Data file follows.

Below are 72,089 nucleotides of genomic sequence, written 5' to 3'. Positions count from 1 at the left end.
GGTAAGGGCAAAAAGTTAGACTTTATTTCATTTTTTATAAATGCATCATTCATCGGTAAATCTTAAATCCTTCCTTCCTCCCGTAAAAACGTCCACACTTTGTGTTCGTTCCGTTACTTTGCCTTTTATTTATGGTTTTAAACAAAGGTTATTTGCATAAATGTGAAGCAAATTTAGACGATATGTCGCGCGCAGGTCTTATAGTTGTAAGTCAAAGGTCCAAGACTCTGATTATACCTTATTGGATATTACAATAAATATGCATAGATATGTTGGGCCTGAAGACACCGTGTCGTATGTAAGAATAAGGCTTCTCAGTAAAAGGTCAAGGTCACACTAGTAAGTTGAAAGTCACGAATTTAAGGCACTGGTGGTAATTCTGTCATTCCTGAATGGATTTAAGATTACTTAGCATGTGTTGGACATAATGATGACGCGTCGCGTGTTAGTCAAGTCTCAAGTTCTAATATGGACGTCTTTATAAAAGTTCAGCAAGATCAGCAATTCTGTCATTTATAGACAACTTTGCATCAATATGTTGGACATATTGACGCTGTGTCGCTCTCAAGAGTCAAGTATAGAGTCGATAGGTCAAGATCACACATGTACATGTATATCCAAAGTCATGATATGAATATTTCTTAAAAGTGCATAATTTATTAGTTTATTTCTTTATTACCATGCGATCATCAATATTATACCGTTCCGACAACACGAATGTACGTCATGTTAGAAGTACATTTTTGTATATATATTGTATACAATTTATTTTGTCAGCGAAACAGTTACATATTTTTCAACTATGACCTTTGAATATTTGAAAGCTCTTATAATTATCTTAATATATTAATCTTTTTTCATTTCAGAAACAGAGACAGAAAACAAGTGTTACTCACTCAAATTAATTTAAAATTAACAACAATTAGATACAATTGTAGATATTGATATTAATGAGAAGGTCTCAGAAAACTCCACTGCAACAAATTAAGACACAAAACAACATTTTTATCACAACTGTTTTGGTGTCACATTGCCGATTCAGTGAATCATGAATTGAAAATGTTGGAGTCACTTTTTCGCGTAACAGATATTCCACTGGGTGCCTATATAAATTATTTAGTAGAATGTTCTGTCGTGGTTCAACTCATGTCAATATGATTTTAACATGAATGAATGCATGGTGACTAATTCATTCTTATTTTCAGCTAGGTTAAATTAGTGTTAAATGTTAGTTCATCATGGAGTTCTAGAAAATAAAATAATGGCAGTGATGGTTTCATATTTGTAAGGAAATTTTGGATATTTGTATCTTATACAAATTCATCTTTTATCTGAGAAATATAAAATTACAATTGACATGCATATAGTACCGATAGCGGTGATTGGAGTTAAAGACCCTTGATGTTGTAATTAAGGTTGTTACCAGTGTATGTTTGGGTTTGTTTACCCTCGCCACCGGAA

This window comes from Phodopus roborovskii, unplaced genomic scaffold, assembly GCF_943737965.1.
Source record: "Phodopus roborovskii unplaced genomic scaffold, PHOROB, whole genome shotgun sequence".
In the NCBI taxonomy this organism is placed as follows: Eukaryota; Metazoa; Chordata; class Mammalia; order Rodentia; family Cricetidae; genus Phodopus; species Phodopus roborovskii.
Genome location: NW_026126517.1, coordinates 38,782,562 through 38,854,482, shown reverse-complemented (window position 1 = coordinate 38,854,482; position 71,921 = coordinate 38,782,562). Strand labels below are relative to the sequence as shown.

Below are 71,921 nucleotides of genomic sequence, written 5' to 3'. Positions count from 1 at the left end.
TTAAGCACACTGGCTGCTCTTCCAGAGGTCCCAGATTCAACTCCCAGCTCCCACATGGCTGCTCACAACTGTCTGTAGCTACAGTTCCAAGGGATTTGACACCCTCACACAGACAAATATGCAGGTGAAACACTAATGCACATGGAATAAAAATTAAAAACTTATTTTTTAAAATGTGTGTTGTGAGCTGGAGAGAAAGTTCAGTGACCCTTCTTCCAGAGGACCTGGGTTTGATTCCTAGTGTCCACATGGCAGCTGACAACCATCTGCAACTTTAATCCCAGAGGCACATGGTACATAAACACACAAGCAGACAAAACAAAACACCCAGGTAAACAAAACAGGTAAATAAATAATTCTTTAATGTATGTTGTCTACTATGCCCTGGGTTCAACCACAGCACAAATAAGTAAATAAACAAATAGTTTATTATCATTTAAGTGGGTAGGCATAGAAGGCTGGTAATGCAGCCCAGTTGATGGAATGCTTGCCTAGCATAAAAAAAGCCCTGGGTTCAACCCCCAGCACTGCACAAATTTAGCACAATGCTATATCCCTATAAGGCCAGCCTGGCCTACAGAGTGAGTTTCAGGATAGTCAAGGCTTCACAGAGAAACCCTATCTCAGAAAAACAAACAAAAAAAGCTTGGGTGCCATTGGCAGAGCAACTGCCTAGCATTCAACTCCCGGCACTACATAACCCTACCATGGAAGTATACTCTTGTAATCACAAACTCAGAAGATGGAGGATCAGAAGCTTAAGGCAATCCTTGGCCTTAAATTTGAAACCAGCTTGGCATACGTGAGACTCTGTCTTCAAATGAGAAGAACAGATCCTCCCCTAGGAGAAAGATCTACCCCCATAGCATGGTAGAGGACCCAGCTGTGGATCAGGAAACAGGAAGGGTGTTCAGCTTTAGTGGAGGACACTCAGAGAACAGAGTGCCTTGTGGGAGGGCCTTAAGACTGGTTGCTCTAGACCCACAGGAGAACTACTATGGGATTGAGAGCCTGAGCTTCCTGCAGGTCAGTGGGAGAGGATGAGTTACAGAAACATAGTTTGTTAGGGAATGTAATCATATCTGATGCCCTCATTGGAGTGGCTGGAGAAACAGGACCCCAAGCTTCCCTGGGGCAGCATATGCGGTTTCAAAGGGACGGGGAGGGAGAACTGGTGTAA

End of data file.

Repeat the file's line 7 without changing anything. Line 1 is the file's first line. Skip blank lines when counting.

Below are 71,921 nucleotides of genomic sequence, written 5' to 3'. Positions count from 1 at the left end.